Sonic dramaturgy in post-radiophonic art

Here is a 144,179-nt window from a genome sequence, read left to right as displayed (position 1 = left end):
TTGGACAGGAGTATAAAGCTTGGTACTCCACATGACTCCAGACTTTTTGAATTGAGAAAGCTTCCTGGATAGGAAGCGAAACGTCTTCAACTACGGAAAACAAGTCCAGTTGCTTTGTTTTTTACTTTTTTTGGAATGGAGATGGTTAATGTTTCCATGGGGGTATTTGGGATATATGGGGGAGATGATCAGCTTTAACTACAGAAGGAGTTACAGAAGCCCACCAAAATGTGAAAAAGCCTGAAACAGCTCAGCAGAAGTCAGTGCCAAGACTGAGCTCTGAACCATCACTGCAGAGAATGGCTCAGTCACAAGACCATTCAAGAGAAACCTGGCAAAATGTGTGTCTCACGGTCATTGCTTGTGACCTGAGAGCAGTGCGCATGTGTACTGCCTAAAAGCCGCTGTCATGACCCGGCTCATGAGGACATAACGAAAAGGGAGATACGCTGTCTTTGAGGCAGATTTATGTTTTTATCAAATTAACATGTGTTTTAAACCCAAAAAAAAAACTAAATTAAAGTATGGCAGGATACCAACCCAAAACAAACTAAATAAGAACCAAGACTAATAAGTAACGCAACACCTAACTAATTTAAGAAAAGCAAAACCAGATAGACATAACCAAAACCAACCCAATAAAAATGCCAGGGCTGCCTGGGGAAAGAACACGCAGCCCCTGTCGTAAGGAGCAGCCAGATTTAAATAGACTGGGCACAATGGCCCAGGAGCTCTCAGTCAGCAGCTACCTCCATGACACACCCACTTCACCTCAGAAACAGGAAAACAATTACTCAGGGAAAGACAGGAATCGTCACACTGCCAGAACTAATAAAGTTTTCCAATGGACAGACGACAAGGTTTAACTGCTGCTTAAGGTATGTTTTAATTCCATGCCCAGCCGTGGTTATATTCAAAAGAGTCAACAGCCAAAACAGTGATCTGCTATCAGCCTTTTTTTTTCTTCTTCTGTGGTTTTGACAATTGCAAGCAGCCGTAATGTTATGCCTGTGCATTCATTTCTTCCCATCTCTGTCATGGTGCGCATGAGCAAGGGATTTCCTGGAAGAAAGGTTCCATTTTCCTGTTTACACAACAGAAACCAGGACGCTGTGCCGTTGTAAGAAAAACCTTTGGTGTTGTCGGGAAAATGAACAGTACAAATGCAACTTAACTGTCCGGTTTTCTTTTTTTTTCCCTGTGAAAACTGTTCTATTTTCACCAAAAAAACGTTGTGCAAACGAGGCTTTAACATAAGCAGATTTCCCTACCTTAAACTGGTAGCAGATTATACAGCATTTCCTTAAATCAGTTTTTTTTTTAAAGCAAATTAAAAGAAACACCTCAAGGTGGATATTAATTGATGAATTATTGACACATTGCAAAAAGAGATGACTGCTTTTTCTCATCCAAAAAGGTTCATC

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In this thesis I investigate how practitioners of post-radiophonic art use a listener-centric approach to sonic dramaturgy to produce new aesthetic listening experiences. Radiophonic art is understood as a sound studio practice that originated in public radio. With the widespread decline of public radio support for radiophonic art, it is timely to consider its pursuit beyond the broadcast system. I examine how sonic dramaturgy shapes post-radiophonic practice. I develop three creative research projects to investigate the implications for radiophonic art in producing hybrids with other sonic arts practices: sound installation, live performance, and soundscape composition. I compare sonic dramaturgies deployed in selected sonic artworks. These provide context for my own post-radiophonic works: 𝘔𝘢𝘯𝘪𝘧𝘦𝘴𝘵𝘰, 𝘚𝘺𝘮𝘱𝘢𝘵𝘩𝘺 𝘧𝘰𝘳 𝘵𝘩𝘦 𝘋𝘦𝘷𝘪𝘭, and 𝘓𝘢𝘯𝘥𝘴𝘤𝘢𝘱𝘦 𝘈𝘧𝘵𝘦𝘳 𝘋𝘦𝘢𝘵𝘩 [𝘋𝘶𝘣]. Through sonic dramaturgy, I examine how the engagement with related sonic arts practices in post-radiophonic practice affords new listening experiences. I use the method of descriptive poietic analysis to narrativize the sonic dramaturgical processes embodied in these post-radiophonic works. I draw from production dramaturgy, reader-response theory, phonomusicology, and the phenomenology of listening for my analysis; and to produce new insights into the extraordinary complexity at play in the making and reception of post-radiophonic works.
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